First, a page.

Anglo-American Influence Threatened

Last week's issue of Defense News ran a front page story headlined "Big Firms Hunker Down, Cut Jobs and Costs" in anticipation of reduced military production that will be promoted by the Obama administration supposed effort to reduce government spending.

That defense spending is not responsible for the massive budget deficits, even in the midst of two foreign wars, is beside the point. Last year, as the stimulus package was being put together to combat the Great Recession, the Pentagon was the only cabinet agency asked to make program cuts. And on Sept. 16, Senate Appropriations Committee chopped $8.1 billion from the 2011 defense budget, with the largest cuts coming in two major production programs; the Air Force ‘s F-35 joint strike fighter and the Navy's littoral combat ship (LCS).

Defense spending from 2003 to 2008 did go up, mainly due to combat operations in Iraq and Afghanistan. The increase was from $404.7 billion in 2003 to $616.0 billion in 2008. This increase may seem large, but total Federal spending went up nearly four times this amount, from $2.16 trillion in 2003 to $2.98 trillion in 2008. That means $608.7 billion of the increase was spent on programs other than the military. Revenue for the period increased from $1.78 trillion in 2003 to $2.52 trillion in 2008, a gain of $740 billion, more than enough to pay for the wars and much else besides. Indeed, during the 2004 - 2007 period when the Iraq War has at its peak, the annual deficit was declining, from $412.7 billion to $160.7 billion. It has been the recession that has exploded a budget swollen by domestic social welfare programs.


Bernard Semmel in his insightful works on the debates over defense and foreign policy at the height of the British Empire has argued that liberals advocated expanded welfare programs "against the alternative use of available tax revenues for armaments." During periods of economic expansion, rising revenues were to go to social spending, and during times of retrenchment cuts were to come from the military, creating a ratchet effect over the course of the business cycle in favor of the Welfare State and against national security. Isolationism and appeasement became the policies of liberals who did not want to spend money on defense.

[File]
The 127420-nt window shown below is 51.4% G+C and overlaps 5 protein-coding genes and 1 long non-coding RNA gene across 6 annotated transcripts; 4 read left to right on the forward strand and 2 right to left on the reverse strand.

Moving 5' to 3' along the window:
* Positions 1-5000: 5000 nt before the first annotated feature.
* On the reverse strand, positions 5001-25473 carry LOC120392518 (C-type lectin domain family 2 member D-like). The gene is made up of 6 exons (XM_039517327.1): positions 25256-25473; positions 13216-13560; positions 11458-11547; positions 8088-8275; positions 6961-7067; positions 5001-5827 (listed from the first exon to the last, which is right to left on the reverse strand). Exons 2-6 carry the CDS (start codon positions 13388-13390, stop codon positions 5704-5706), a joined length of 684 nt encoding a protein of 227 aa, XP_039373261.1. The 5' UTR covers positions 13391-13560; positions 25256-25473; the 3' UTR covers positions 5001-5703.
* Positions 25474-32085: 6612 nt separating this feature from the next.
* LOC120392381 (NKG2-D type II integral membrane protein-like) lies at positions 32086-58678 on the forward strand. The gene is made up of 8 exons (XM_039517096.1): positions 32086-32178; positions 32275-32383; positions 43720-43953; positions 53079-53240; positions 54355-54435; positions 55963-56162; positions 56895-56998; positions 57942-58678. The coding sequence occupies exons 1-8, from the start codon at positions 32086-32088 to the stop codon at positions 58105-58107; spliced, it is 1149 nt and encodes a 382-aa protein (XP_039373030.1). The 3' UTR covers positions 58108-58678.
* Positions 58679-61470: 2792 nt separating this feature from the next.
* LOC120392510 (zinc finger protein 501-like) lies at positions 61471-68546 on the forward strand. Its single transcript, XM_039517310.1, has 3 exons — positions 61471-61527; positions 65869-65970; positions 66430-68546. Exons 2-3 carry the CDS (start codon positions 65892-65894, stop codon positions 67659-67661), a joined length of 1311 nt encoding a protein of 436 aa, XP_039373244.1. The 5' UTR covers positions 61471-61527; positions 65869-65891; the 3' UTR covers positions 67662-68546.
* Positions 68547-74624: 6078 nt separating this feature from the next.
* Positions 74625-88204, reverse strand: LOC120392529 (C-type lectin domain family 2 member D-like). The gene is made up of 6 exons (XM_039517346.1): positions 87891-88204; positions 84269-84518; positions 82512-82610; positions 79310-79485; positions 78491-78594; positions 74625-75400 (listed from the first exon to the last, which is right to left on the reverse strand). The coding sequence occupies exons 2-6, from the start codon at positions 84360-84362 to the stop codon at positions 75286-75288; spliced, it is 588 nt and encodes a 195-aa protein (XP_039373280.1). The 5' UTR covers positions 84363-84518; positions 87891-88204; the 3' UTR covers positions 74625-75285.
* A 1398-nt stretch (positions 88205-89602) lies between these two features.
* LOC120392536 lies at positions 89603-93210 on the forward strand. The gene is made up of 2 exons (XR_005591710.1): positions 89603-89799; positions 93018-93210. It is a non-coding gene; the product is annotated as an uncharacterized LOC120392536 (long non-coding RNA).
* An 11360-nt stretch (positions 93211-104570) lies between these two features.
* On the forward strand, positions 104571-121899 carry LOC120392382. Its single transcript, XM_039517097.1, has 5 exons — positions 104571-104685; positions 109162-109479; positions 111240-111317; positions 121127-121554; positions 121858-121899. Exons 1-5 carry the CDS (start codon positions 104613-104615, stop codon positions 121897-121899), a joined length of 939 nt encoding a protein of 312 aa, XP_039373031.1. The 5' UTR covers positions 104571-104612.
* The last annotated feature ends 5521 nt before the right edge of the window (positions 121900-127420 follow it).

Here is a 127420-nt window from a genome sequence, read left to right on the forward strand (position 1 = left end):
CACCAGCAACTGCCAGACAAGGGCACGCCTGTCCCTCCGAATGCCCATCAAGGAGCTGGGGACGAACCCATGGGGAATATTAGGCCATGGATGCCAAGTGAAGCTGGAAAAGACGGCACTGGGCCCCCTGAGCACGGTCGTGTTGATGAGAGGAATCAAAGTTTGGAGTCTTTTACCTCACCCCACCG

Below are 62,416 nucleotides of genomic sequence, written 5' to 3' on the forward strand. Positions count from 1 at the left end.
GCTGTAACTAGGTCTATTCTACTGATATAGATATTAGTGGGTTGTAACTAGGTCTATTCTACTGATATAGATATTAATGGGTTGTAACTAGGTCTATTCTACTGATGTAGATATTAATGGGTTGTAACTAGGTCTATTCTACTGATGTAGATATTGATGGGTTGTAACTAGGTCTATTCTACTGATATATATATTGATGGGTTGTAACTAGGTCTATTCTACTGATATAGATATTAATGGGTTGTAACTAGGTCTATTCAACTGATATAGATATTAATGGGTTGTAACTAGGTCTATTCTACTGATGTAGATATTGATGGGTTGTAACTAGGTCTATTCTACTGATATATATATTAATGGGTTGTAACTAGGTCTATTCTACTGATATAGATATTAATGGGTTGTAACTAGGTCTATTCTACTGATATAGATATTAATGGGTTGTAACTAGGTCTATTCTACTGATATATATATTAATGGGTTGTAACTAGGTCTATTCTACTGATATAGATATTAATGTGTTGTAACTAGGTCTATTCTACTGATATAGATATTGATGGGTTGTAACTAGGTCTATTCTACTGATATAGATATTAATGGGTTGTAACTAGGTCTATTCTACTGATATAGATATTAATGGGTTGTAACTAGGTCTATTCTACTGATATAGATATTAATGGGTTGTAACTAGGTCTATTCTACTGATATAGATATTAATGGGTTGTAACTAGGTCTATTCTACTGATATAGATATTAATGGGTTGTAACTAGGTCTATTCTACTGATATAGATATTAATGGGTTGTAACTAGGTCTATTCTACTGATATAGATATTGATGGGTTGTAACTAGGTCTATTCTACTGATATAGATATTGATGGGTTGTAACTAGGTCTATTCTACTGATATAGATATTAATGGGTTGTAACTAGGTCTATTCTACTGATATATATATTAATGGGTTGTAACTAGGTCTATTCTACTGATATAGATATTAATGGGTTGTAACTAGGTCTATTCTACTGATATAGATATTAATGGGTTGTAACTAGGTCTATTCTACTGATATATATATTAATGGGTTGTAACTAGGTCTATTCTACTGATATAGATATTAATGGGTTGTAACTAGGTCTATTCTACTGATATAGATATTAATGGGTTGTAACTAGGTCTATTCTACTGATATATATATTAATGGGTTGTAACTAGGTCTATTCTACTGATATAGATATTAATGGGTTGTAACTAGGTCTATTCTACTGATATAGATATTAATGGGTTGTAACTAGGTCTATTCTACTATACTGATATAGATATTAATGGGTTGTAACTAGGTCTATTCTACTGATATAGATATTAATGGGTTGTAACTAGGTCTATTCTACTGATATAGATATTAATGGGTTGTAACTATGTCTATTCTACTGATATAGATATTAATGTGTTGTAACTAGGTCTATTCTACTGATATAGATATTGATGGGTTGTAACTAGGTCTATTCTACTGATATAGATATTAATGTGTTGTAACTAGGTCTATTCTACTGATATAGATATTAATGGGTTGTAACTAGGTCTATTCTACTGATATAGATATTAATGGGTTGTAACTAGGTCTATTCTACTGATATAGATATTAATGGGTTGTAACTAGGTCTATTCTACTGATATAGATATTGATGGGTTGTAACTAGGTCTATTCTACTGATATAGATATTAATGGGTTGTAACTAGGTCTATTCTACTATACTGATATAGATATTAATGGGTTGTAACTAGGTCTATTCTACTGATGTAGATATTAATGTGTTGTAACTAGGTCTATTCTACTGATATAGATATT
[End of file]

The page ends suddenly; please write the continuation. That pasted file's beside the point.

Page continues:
While such behavior is to be expected by the very liberal Obama administration, it is also coming from the British Conservatives who have inherited a runaway budget from the profligate Labour Party. Prime Minister David Cameron has asked for major cuts in an already stressed military. According to a report in Newsweek by John Barry, Cameron will pick from three options.


In "Committed Britain," the focus is Afghanistan and future wars like it, so forces would be capable of counterinsurgency operations, but little else. In "Vigilant Britain," the focus would be on homeland defense, with an emphasis on naval power, but land forces incapable of anything beyond "an occasional foray," says one source. "Adaptable Britain" is the most expansive of the three, but it, too, envisions deep cuts. The Army could end up with four deployable units of about 4,000 each, while the Air Force would lose 60 percent of its fast jets. Still, the country would retain at least a bare-bones, multiservice defense force-and, if carefully managed, a basis for rebuilding the military when the budget crunch has eased. Whitehall optimists think it's likely that Cameron will go for this option.

 
London is Washington's staunchest ally whose troops have played an important role fighting side-by-side with Americans. Thus, such massive cuts endanger U.S. as well as UK security. With cuts expected in U.S. forces as well, the beneficial influence of Anglo-American power in world affairs will be reduced while the baneful strength of rivals is on the increase.